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Discussion Starter #61 (Edited)
I have their 60A MPPT charge controller, a 40A DC-DC charger, and their 100Ah LiFePO4 battery. All serving well. I would've gotten their inverter too but they were out of stock at the time. I find their products to be good, priced reasonably, and, importantly, have decent North American based support. This is key for a noob with vehicle electrics systems.

Oh, and I recently got their shunt-based battery monitor. It's excellent.
I was comparing their solar panels to HQST panels today. Renogy is a good bit more expensive, but it looks like their dimensions are much better for fitting to van roof - the 100 W panels are narrow for mounting long ways, and the 200 W panels fit nicely crosswise. The 200 W panels are $300 which seems pricey but may be worth it if it's as simple as bolting to the existing rails.

Looking at charge converters and can't figure out what the amp rating means. Is it output or input? Or both? For instance, solar panel voltage is typically higher than the battery, so the current will increase on output. 4 panels at 5.3 amps = 21.2 amps in, but at 12 volts it's 33 amps out. Will a 30 amp charge controller work? Assuming less than 90% efficiency I guess it would but is the current rating output or input?
 

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I
I was comparing their solar panels to HQST panels today. Renogy is a good bit more expensive, but it looks like their dimensions are much better for fitting to van roof - the 100 W panels are narrow for mounting long ways, and the 200 W panels fit nicely crosswise. The 200 W panels are $300 which seems pricey but may be worth it if it's as simple as bolting to the existing rails.

Looking at charge converters and can't figure out what the amp rating means. Is it output or input? Or both? For instance, solar panel voltage is typically higher than the battery, so the current will increase on output. 4 panels at 5.3 amps = 21.2 amps in, but at 12 volts it's 33 amps out. Will a 30 amp charge controller work? Assuming less than 90% efficiency I guess it would but is the current rating output or input?
I got my solar panels locally because shipping such bulky items can be expensive.

Re: solar panel fit, I lucked out. Mine fit very well across the roof such that I was able to put up 3, giving me good power to charge my battery quickly whilst simultaneously providing for my daily needs. If you think you easily fit a set of panels vs. having to shoehorn something in, take the easy way out (I did.)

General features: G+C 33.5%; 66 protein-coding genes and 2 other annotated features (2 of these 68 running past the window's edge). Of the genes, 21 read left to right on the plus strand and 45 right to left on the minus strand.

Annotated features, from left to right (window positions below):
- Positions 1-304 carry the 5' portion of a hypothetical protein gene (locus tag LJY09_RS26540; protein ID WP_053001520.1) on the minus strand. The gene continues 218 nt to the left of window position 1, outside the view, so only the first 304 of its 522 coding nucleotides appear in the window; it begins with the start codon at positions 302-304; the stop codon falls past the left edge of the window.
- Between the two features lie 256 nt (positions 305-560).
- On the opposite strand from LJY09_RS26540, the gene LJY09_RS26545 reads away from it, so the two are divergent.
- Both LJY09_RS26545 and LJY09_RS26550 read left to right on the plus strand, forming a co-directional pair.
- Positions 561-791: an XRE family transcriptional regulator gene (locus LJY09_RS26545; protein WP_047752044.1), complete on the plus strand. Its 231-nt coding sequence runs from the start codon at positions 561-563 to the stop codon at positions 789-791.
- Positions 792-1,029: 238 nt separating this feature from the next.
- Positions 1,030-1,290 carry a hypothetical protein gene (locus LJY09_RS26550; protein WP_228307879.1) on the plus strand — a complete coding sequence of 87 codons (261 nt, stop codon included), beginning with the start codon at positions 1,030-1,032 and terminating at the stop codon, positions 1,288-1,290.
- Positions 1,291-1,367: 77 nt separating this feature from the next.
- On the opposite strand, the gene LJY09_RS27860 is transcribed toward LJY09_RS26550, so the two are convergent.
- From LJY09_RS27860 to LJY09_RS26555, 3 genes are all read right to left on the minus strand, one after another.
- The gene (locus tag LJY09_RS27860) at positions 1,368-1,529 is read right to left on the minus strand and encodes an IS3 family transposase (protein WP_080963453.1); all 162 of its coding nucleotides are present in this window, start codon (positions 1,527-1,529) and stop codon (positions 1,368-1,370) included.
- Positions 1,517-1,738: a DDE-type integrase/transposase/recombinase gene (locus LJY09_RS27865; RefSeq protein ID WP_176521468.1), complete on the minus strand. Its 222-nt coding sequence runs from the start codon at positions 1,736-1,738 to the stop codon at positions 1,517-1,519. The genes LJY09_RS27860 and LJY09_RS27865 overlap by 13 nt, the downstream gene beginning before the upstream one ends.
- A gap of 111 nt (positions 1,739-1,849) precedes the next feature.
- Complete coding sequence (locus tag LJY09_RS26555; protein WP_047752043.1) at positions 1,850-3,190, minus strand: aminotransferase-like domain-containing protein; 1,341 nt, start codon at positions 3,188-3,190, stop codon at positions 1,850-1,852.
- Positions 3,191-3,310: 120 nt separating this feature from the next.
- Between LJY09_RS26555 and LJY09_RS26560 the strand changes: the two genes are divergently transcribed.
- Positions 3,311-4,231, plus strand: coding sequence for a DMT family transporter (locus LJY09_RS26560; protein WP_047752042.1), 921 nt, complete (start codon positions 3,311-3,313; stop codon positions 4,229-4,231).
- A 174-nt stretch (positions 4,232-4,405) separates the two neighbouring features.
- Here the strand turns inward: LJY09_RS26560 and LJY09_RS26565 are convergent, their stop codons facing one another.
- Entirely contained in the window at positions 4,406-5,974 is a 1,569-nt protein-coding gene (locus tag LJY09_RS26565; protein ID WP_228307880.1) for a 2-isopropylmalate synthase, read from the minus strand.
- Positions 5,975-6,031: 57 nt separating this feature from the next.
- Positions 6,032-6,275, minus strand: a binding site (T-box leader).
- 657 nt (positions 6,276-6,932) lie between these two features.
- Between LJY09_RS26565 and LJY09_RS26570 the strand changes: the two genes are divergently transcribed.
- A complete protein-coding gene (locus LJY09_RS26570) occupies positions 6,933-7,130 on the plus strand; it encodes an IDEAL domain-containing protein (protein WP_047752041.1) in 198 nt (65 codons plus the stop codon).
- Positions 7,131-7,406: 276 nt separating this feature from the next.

Re: charge controllers, I'm that noob that didn't have any experience in solar power that I had mentioned and so I'll defer to the expertise of others. But I believe that the output amperage of the controller is a reflection of its own capabilities and not so much of the solar array. e.g. you with your theoretical 33A output from your panels, a 60A controller will produce 33A but a 30A unit can only output 30A; a 20A controller will only give 20A, etc. On the other hand, if it's somewhat cloudy and the panels can only give 15A at that moment, none of the 3 controllers can output more than 15A. Hopefully, I am making sense.

What I did was to buy as big a charge controller as I could given my solar array. I have 600W theoretical, which means 50A max @ 12V, so I chose a 60A controller. I could have chosen a cheaper 40A model but I would have left some amperage on the table in full sun.

What is less clear today is whether or not I should have gone MPPT. All the hype at the time was about MPPT and how it is more efficient than PWM. So I went for an MPPT. However, they are much more expensive than PWM. And looking at it, the advantage isn't that great. PWM controllers are so cheap that I am thinking of getting another one just as backup on the shelf in case something goes wrong with the one I'm using.
 

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First I split the camera feeds using normal RCA splitters. One feed into a RBG w video connection (5 RCA cables, I used one to carry power to the screen that came with the cameras) the other output from the splitter feeds a 4 in 1 video processor
The outputs from the video processor feed one screen near the bed, and the other goes into my television (Visio 27 inch TV). They could easily feed a video recorder or anything else.

I split the video before feeding either because I wanted the ability to choose cameras on the main screen, primarily rhew and the ability to feed all 4 onto the other monitors.
Perfect! I don't have any side windows, my rear windows are covered at night, and I have a partition up front. When I'm in the cabin area, it's hard to know what's going on outside. Hence my desire for a camera system like yours. It's great that it's not too expensive. Much thanks, @jracca
 

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"water system" - Like I said, when we backpack for a few nights we are fine. But for more than that I would need (very much like) to proper wash my hair, and I'm not gonna cut my hair. I will put in a proper water tank.
Ha-ha, I think I know who you're replying to. :p
 

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I was comparing their solar panels to HQST panels today. Renogy is a good bit more expensive, but it looks like their dimensions are much better for fitting to van roof - the 100 W panels are narrow for mounting long ways, and the 200 W panels fit nicely crosswise. The 200 W panels are $300 which seems pricey but may be worth it if it's as simple as bolting to the existing rails.

Looking at charge converters and can't figure out what the amp rating means. Is it output or input? Or both? For instance, solar panel voltage is typically higher than the battery, so the current will increase on output. 4 panels at 5.3 amps = 21.2 amps in, but at 12 volts it's 33 amps out. Will a 30 amp charge controller work? Assuming less than 90% efficiency I guess it would but is the current rating output or input?
I don’t have solar on my van, but if I did I would research the very thin flexible panels & a way to mount them directly on the roof with VHB tape. Unless you need roof racks for other purpose.

Solar or camera wires on the roof; The factory rear middle black plastic roof housing is a perfect path to bring wires onto the roof or mount the back view camera (if you do not want holes in your roof).